It’s really only marginally bigger than it’s predecessors, but it packs an IBIS and a larger NEW battery type.
The entire camera with full specs, packshots from every imaginable angle and comparison charts have already leaked within the past two weeks, so I’m thinking that I won’t get into too many specifics in this “first look preview”. I’d rather outline the key differences, and what I like and what I dislike. So for full spec runthroughs and comparison head-to-head tests etc you will have to look somewhere else. That is the HUGE benefit of not being a proper reviewer, and doing this writeup out of passion alone.
But let’s dive on in to the nitty gritty shall we….
Build and feel
There’s no denying that the X-T series has always been one of the more well-designed faux-dslr style mirrorless cameras. Drawing obvious design cues from the old Contax RTS cameras, the X-T series looking very balanced with its bilateral top dials, the beefy faux-mirror-box EVF top and the focus on manual controls. I personally LOVE how it looks in the silver variant. The X-T1 had to be purchased as a special edition graphite silver model, whereas the X-T2 and X-T3 came in silver editions right off the bat. The same is true for the X-T4. It comes in both silver and black from the get-go.
Just like the X-T3 before it, the X-T4 has been assembled in China. Before anybody get their “hatin’ on”, let’s just put all the “cheap Chinese products” bullshit to rest, shall we? The quality of the build is very good, and there’s no feeling of cheap build anywhere!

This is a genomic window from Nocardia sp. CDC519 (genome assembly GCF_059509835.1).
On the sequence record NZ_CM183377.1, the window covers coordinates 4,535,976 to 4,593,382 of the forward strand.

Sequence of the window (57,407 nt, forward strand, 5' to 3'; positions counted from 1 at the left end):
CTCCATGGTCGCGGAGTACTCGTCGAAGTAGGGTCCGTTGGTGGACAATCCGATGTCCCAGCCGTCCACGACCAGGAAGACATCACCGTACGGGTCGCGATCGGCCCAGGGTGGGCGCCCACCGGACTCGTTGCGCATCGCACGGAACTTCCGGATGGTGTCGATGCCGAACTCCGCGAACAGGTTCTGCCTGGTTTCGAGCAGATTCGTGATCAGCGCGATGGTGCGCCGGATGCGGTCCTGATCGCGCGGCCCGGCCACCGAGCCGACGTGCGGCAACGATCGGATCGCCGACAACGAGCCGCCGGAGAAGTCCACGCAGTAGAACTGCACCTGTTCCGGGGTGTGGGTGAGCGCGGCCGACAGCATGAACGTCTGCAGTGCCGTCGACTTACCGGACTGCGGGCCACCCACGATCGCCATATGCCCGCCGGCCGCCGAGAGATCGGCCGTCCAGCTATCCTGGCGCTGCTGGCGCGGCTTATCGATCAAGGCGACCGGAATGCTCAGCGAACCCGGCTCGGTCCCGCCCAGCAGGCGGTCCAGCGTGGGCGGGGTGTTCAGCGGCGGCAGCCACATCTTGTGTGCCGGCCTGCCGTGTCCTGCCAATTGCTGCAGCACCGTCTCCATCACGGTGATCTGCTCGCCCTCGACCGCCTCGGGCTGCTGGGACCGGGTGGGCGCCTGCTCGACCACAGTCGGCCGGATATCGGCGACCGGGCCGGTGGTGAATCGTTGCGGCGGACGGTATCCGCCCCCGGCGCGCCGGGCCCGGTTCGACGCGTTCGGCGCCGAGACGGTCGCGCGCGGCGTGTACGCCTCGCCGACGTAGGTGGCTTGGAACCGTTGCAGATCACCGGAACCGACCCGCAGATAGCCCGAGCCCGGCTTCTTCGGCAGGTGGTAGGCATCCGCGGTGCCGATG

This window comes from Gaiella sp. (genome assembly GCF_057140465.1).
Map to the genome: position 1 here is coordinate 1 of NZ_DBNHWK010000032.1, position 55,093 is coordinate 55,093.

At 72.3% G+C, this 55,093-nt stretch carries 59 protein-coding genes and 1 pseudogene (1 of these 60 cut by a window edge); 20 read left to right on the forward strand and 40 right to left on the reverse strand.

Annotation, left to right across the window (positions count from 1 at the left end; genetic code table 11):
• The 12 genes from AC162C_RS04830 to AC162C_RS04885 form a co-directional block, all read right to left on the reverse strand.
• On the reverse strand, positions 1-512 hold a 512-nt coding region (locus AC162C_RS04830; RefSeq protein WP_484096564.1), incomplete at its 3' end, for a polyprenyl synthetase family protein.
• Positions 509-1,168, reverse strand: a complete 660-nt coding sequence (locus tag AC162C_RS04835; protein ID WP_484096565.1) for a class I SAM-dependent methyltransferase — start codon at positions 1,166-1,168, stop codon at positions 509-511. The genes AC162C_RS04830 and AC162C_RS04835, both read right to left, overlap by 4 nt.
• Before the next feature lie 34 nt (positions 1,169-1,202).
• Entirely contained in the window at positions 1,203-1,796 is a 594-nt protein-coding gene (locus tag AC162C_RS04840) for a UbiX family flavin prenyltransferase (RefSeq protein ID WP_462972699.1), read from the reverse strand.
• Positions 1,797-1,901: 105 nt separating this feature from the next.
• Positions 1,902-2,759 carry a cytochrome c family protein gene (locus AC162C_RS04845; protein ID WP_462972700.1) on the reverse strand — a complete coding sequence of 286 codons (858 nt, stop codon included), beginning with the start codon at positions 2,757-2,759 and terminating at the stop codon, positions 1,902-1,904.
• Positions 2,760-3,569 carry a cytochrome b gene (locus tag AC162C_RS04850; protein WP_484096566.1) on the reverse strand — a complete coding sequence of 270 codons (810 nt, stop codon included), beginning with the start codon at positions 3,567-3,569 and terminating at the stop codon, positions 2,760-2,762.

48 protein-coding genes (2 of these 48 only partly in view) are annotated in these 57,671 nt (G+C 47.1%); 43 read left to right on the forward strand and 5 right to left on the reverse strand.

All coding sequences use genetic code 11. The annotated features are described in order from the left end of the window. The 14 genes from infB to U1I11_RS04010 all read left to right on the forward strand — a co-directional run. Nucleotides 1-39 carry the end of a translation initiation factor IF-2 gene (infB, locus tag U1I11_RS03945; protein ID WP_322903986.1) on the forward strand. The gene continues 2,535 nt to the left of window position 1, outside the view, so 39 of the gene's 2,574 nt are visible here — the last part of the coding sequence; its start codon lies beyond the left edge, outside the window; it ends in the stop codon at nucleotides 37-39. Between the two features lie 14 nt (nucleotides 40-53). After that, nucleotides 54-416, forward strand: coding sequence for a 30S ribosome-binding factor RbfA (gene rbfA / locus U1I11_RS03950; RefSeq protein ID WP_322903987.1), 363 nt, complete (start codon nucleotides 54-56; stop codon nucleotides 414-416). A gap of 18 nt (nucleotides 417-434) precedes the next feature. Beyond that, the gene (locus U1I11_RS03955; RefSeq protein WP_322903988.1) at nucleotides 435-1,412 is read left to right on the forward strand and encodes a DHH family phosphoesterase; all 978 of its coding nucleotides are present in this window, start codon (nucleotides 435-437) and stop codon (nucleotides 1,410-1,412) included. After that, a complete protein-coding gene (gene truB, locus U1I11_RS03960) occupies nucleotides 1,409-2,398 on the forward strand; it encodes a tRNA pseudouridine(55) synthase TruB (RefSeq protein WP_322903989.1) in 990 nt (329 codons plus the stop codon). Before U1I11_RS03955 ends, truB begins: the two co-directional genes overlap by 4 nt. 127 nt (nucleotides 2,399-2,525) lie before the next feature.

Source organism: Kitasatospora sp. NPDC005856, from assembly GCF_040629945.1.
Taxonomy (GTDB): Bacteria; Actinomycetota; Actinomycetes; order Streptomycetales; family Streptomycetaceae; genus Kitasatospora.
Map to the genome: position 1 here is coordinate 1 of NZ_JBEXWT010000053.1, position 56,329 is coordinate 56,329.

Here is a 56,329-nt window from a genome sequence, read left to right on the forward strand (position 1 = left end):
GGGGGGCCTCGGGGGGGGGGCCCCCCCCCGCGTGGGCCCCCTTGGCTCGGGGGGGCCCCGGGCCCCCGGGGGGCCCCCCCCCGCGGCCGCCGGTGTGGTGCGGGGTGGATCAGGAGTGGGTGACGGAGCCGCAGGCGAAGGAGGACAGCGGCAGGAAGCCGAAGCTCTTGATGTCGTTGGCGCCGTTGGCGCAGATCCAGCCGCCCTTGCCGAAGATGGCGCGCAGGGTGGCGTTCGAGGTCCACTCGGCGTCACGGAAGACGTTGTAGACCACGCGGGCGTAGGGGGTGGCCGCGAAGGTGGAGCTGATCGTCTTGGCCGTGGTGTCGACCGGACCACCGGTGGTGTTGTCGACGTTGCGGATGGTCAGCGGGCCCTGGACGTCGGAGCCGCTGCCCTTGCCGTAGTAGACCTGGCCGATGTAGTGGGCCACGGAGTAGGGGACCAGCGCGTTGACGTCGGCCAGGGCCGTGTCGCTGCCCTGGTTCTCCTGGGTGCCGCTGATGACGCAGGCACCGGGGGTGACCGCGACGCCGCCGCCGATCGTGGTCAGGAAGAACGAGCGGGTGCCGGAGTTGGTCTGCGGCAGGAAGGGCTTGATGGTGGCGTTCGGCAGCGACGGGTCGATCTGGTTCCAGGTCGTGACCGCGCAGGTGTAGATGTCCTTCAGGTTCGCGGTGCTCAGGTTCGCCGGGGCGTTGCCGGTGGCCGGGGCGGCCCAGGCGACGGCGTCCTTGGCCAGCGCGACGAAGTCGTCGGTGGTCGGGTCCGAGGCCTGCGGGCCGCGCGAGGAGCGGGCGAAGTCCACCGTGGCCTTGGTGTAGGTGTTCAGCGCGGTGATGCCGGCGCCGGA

The material used is magnesium alloy which has been coated in either a black or a silver finish. The silver finish is the same as the one found on the X-T2 and X-T3.
The entire camera has grown a little bit compared to the X-T3. The size measurements are (W) 134.6mm × (H) 92.8mm × (D) 63.8mm. This only differs from the X-T3 in mere millimetres. This is mainly to facilitate the new IBIS unit. The grip has been made a little more substantial, although not as “grippy” as the X-H1. This is because of the new battery which is a little larger than the old battery (More on that later). I like this new grip. It ensures better handling, without going full frankenstein-bulk like the X-H1. The shutter button is in the same place at the top plate as the X-T3.
The stability ring surrounding the lens mount has been toughened, also taking design cues from the X-H1. This looks quite cool in silver where the ring is quite pronounced in a very cool way.
Apart from the slightly bulkier appearance and the prominent lens-mount ring, the biggest difference with the X-T4 compared is to be found on the backside of the camera.
The new Vari-angle LCD display
Now, here is where you’ll see the most prominent change on the X-T4 in comparison to its predecessors. There’s a new tilt-swivel-bend-turn-twist-screen model on the X-T series!
Whereas the screen on the X-Pro3 made a lot of sense to my type of photography, this screen simply does not. I will settle for the fact that people who like to see themselves for vlogging will have the perfect screen on their hands.
For stills photography….not so much.
Whereas you could swiftly pull down the X-T3 screen for quick action low angle shots, with this new screen you have to switch hands, flip out to the side, twist around and THEN you can shoot! I have no count as to how many shots I missed because of this. I ended up leaving it flat on the back treating it like a non-flip-screen X-Pro2. Pretty far from ideal if you ask me.